Our body is our livelihood. We see the necessity in looking after our voices, wearing the right colours and perfecting our craft through countless workshops and fringe shows. However, underneath all of that is an assortment of muscles and bones that are controlled by an organ the size of our hand. Yet our perception of how our body looks, moves and feels in space is often so far from the reality. Which begs to question, as Actors that rely on their bodies more so then any other tool in our craft, how well do we know our body? and are we doing everything within our power to maintain and improve our primary tool of craft?
There are a multitude of ways we can influence the performance of our body, be it positive or negative, but there are only a couple of ways we can improve it; How we fuel it, and more importantly how we move it. To know how far to push yourself physically and mentally, and how your body reacts to such stimulus, is a massive step to correcting our perception of our body in space. This is why the apparent lack of exercise within the creative community astounds me. We all talk about living up to a certain potential we have, but I can guarantee most people don't know where their potential extends to, especially actors. Our talent can only take us so far, because determination and hard work will beat talent every time.
How can exercise help us, onstage and off:
This is an obvious, yet somewhat important part of undertaking exercise as an actor. The fact is casting agents are looking for a certain look, and the likely hood of that look being a clean-cut, fit man or woman is very high, because apparently that's what people want to see on their screens. That being said, they are also looking for a wide variety of faces and body shapes, but If your ambition is to be involved in high budget films and see yourself as the next wolverine, then the compositional benefits of exercise need to be a component of your practice.
It takes a long time to forge an action-hero worthy physique naturally, the sooner you get moving, the closer you will be to obtaining you dream role. Aside form looking appropriate, the benefits of exercise extend into a number of facets of your craft.
Exercise reduces anxiety, particularly prolonged cardiovascular exercise. I have been told countless times to get up early before an audition and go for a run. I never thought there was any benefit of exhausting yourself before an audition, until I concisely did it.
The body responds to exercise in so many ways, one of the most beneficial for an actor before an audition is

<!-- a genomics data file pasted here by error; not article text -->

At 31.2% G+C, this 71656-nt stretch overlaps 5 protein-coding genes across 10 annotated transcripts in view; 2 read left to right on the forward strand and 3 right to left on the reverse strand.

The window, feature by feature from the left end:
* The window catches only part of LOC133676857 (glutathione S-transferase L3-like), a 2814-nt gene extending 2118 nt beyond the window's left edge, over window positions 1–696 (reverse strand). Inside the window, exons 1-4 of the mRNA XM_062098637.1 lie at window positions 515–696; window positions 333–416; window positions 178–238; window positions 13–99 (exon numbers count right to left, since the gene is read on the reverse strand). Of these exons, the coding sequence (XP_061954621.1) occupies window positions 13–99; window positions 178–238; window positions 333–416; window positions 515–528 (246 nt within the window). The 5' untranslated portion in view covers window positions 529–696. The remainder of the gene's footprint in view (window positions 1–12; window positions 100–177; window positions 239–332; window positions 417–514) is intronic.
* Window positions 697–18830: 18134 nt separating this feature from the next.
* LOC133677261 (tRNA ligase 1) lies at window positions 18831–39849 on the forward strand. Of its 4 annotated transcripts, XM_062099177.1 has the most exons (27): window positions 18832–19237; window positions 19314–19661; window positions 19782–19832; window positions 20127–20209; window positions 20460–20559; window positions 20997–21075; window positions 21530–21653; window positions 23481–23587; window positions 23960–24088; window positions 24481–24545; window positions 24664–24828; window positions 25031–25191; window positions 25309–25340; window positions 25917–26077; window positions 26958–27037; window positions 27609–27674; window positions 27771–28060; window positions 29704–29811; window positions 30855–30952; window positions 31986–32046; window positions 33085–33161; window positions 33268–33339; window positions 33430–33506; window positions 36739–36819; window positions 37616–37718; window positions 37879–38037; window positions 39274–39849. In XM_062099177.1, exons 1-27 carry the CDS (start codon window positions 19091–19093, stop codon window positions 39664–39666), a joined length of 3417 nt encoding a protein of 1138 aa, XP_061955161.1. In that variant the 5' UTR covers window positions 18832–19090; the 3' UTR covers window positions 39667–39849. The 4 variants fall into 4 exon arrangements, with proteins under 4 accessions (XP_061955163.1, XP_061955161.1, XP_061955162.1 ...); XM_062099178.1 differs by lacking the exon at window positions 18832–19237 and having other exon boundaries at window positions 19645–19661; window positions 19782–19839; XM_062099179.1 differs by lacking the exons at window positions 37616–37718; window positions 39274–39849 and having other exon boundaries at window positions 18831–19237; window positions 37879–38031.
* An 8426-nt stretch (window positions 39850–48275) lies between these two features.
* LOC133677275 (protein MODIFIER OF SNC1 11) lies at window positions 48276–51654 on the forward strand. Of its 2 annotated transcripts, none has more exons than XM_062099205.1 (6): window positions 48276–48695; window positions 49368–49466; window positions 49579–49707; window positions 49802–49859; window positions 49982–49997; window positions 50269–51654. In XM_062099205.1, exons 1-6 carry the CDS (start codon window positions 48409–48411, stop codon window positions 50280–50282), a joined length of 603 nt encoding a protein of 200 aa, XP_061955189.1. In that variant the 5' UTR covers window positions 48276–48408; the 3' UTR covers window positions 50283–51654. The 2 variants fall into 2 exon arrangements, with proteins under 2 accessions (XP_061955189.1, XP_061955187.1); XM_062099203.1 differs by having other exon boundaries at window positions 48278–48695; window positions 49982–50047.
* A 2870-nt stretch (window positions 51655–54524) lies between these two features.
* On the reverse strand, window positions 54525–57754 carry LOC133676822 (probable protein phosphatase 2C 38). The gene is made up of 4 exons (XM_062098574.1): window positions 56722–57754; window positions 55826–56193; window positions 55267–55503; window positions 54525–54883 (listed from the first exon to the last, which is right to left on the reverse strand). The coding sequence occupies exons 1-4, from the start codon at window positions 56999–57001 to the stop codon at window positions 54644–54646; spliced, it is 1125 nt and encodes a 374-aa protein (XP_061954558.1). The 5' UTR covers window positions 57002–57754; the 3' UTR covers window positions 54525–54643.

the hormonal and metabolic response. The prolonged stress stimulates the body to release 'feel good' hormones which act to relieve stress, fight anxiety/depression (after frequent exercise) and leave you with an 'exercise induced euphoria'. From personal experience this euphoria make you feel like a king. Exercising before an audition shakes off those nerves and solidifies your preparation, try it. Please.
Frequent exercise has be proven to have a positive effect on memory, academic focus/execution and stamina. All these things are essential to a good performance.
Towards the end of a show season it's common to find yourself lethargic and unenergised. This is due to the adaptation of the performance adrenaline, and also because acting is hard man. Completely immersing yourself into a world that demands you to move, speak, sing and dance in a certain way every night is exhausting, physically and mentally.
Incorporating a character specific exercise regime into your rehearsal preparation will benefit you greatly come opening night. For instance, a character that has sudden, jerking movements could use certain exercises and workouts that perpetuate this movement pattern. This would see your stamina and endurance increase, sustaining you not just through your performance, but through your season.
Along with character specific training, the exercise will encourage cognitive brain function, keeping you focused during rehearsals and making you more likely to remember to move downstage right when Mercrutio collapses.
The feeling of euphoria after exercises is unique. The only other instance I have felt anything similar to that feeling is on opening night, just before you step onstage. The correlation and similarities are justified, as your body is reacting to two seemingly different stimuli in a seemingly similar way.
I have been incorporating my fitness training into my rehearsals for only a short time, but have witnessed first hand the effect it can have.
Rehearsing while exercising breaks the habitual movement patterns, finds and solidifies shift changes, drops your voice and best of all, it finds the fire within the text. Doing stair sprints while reciting Henry IV is strange, and people will think your psychotic, but you will never find the truth depth of a piece without getting your body moving the same pace as your thoughts. You will be exhausted afterwards, but this euphoria will transcend your monologue into place you will otherwise never discover.
The human body was designed to move. If you are not moving enough you are depriving yourself of one of the most dynamic, rewarding and utterly beneficial activities you can experience.
If you don't know where to start feel free to drop me a line, It's not about drastic and immediate life changes, it's about being the best man/woman you can be. Get moving yo.